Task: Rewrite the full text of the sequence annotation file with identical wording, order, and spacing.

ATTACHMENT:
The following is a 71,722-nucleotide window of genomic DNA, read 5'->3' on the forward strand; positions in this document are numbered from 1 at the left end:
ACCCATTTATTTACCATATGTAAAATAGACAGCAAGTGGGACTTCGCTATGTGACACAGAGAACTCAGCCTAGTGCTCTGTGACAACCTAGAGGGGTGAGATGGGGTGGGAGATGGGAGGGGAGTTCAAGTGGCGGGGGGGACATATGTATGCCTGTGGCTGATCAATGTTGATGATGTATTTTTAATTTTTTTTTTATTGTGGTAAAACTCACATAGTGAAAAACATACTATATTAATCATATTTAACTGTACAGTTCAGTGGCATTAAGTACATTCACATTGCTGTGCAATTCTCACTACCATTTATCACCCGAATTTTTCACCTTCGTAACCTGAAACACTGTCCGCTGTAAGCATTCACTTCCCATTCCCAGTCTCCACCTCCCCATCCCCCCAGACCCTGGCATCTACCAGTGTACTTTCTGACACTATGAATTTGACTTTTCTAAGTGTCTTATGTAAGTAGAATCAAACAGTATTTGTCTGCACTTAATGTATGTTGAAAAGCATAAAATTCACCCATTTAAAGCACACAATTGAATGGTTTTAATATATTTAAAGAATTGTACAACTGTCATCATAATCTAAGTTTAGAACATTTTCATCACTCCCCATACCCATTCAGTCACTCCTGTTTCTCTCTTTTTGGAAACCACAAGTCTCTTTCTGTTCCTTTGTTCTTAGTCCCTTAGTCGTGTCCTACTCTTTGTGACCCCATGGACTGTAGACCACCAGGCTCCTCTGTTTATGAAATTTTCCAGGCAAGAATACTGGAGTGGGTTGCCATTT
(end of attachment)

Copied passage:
The following is a 71,722-nucleotide window of genomic DNA, read 5'->3' on the forward strand; positions in this document are numbered from 1 at the left end:
ACCCATTTATTTACCATATGTAAAATAGACAGCAAGTGGGACTTCGCTATGTGACACAGAGAACTCAGCCTAGTGCTCTGTGACAACCTAGAGGGGTGAGATGGGGTGGGAGATGGGAGGGGAGTTCAAGTGGCGGGGGGGACATATGTATGCCTGTGGCTGATCAATGTTGATGATGTATTTTTAATTTTTTTTTTATTGTGGTAAAACTCACATAGTGAAAAACATACTATATTAATCATATTTAACTGTACAGTTCAGTGGCATTAAGTACATTCACATTGCTGTGCAATTCTCACTACCATTTATCACCCGAATTTTTCACCTTCGTAACCTGAAACACTGTCCGCTGTAAGCATTCACTTCCCATTCCCAGTCTCCACCTCCCCATCCCCCCAGACCCTGGCATCTACCAGTGTACTTTCTGACACTATGAATTTGACTTTTCTAAGTGTCTTATGTAAGTAGAATCAAACAGTATTTGTCTGCACTTAATGTATGTTGAAAAGCATAAAATTCACCCATTTAAAGCACACAATTGAATGGTTTTAATATATTTAAAGAATTGTACAACTGTCATCATAATCTAAGTTTAGAACATTTTCATCACTCCCCATACCCATTCAGTCACTCCTGTTTCTCTCTTTTTGGAAACCACAAGTCTCTTTCTGTTCCTTTGTTCTTAGTCCCTTAGTCGTGTCCTACTCTTTGTGACCCCATGGACTGTAGACCACCAGGCTCCTCTGTTTATGAAATTTTCCAGGCAAGAATACTGGAGTGGGTTGCCATTT